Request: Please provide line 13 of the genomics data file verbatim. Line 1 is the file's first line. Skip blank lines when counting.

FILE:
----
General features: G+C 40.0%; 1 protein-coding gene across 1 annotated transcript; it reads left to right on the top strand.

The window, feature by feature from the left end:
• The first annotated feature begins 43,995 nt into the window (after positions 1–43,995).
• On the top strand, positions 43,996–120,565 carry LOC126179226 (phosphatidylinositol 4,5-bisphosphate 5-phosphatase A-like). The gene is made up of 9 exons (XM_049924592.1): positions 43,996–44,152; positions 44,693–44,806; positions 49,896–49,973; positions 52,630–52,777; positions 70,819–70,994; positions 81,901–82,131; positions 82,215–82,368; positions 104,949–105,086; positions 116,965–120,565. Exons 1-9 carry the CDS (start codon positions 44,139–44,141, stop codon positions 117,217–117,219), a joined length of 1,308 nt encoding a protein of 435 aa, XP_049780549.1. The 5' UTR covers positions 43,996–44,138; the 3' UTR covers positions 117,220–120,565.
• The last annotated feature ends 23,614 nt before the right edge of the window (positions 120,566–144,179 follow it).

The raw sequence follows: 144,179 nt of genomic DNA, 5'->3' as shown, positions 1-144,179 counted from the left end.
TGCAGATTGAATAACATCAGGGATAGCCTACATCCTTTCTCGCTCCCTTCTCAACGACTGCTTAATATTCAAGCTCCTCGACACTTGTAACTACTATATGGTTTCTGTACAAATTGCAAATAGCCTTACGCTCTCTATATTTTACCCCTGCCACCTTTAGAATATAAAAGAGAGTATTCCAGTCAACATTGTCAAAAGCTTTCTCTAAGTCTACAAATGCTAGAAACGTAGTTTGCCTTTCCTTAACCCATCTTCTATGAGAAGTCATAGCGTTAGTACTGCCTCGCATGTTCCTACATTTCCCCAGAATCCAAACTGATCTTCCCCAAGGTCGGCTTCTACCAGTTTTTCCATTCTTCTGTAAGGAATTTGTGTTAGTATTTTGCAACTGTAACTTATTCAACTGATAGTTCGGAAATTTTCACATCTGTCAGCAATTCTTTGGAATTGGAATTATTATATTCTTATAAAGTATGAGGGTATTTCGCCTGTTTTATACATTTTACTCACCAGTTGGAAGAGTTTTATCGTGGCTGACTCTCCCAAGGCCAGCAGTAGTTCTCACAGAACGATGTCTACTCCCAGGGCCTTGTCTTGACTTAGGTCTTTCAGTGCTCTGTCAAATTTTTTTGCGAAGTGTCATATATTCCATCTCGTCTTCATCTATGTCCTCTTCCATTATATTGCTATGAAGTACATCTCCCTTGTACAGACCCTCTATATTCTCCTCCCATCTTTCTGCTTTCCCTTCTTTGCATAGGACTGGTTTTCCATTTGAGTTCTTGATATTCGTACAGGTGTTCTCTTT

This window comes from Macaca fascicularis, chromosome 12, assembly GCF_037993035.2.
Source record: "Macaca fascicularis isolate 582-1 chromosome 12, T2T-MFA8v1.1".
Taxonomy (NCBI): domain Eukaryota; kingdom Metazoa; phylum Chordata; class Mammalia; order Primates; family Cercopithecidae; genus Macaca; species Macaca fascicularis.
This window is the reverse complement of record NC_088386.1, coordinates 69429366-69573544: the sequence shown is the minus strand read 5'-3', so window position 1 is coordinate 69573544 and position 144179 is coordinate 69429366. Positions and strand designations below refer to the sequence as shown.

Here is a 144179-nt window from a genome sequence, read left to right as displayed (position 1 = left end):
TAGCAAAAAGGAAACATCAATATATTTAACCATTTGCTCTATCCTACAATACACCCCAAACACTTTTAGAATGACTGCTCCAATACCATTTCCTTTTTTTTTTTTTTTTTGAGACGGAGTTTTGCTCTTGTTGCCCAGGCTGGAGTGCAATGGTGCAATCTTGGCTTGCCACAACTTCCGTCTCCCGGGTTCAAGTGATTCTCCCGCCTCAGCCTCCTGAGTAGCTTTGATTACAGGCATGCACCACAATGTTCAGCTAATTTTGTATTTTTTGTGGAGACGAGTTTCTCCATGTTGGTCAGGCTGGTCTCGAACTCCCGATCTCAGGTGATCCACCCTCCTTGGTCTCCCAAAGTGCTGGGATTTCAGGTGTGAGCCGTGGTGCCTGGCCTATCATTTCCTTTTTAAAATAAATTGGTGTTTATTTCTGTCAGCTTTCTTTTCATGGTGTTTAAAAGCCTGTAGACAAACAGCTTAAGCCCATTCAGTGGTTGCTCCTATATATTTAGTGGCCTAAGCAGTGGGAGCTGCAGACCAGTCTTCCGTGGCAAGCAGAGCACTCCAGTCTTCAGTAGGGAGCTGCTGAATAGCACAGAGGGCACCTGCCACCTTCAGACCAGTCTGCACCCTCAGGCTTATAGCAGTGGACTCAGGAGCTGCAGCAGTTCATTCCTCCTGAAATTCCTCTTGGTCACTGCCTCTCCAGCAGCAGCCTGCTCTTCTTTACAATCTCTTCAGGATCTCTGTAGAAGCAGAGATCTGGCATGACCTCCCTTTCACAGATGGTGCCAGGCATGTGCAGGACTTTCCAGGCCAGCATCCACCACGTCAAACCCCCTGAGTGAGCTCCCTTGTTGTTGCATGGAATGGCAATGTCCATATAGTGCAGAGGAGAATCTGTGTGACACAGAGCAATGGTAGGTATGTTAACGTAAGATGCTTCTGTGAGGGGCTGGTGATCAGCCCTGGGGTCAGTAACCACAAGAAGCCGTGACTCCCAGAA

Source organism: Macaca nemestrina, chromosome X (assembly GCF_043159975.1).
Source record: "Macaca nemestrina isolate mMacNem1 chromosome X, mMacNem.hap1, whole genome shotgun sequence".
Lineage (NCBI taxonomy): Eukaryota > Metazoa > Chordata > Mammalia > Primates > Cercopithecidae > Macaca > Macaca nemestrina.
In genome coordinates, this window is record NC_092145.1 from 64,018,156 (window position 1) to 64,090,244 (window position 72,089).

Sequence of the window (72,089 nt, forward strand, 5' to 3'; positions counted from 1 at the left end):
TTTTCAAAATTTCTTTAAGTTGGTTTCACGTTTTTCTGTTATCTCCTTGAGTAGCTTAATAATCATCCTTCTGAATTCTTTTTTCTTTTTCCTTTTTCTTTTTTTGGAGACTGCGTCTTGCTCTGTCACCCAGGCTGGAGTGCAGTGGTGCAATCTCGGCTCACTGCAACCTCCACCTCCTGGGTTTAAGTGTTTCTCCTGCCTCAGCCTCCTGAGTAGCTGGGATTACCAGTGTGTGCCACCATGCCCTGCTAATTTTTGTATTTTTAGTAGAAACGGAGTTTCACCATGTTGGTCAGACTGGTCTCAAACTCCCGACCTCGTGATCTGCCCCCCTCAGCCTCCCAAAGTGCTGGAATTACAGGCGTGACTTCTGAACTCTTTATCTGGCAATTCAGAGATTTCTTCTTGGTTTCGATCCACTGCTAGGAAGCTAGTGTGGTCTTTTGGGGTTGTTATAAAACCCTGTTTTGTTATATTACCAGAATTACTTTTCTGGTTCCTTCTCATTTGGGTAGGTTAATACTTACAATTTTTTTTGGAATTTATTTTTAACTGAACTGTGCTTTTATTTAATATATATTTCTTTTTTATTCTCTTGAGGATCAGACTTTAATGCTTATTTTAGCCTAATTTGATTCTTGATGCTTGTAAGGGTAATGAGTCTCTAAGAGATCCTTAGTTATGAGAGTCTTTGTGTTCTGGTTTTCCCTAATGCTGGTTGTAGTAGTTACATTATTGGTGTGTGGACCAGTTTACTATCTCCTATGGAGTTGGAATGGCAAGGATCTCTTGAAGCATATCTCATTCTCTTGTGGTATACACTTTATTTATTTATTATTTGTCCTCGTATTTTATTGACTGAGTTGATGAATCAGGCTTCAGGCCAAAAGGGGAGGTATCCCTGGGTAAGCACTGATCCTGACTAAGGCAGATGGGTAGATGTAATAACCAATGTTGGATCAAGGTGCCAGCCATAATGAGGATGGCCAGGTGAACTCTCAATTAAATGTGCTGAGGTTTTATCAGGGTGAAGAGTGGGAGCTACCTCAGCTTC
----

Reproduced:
TAGCAAAAAGGAAACATCAATATATTTAACCATTTGCTCTATCCTACAATACACCCCAAACACTTTTAGAATGACTGCTCCAATACCATTTCCTTTTTTTTTTTTTTTTTGAGACGGAGTTTTGCTCTTGTTGCCCAGGCTGGAGTGCAATGGTGCAATCTTGGCTTGCCACAACTTCCGTCTCCCGGGTTCAAGTGATTCTCCCGCCTCAGCCTCCTGAGTAGCTTTGATTACAGGCATGCACCACAATGTTCAGCTAATTTTGTATTTTTTGTGGAGACGAGTTTCTCCATGTTGGTCAGGCTGGTCTCGAACTCCCGATCTCAGGTGATCCACCCTCCTTGGTCTCCCAAAGTGCTGGGATTTCAGGTGTGAGCCGTGGTGCCTGGCCTATCATTTCCTTTTTAAAATAAATTGGTGTTTATTTCTGTCAGCTTTCTTTTCATGGTGTTTAAAAGCCTGTAGACAAACAGCTTAAGCCCATTCAGTGGTTGCTCCTATATATTTAGTGGCCTAAGCAGTGGGAGCTGCAGACCAGTCTTCCGTGGCAAGCAGAGCACTCCAGTCTTCAGTAGGGAGCTGCTGAATAGCACAGAGGGCACCTGCCACCTTCAGACCAGTCTGCACCCTCAGGCTTATAGCAGTGGACTCAGGAGCTGCAGCAGTTCATTCCTCCTGAAATTCCTCTTGGTCACTGCCTCTCCAGCAGCAGCCTGCTCTTCTTTACAATCTCTTCAGGATCTCTGTAGAAGCAGAGATCTGGCATGACCTCCCTTTCACAGATGGTGCCAGGCATGTGCAGGACTTTCCAGGCCAGCATCCACCACGTCAAACCCCCTGAGTGAGCTCCCTTGTTGTTGCATGGAATGGCAATGTCCATATAGTGCAGAGGAGAATCTGTGTGACACAGAGCAATGGTAGGTATGTTAACGTAAGATGCTTCTGTGAGGGGCTGGTGATCAGCCCTGGGGTCAGTAACCACAAGAAGCCGTGACTCCCAGAA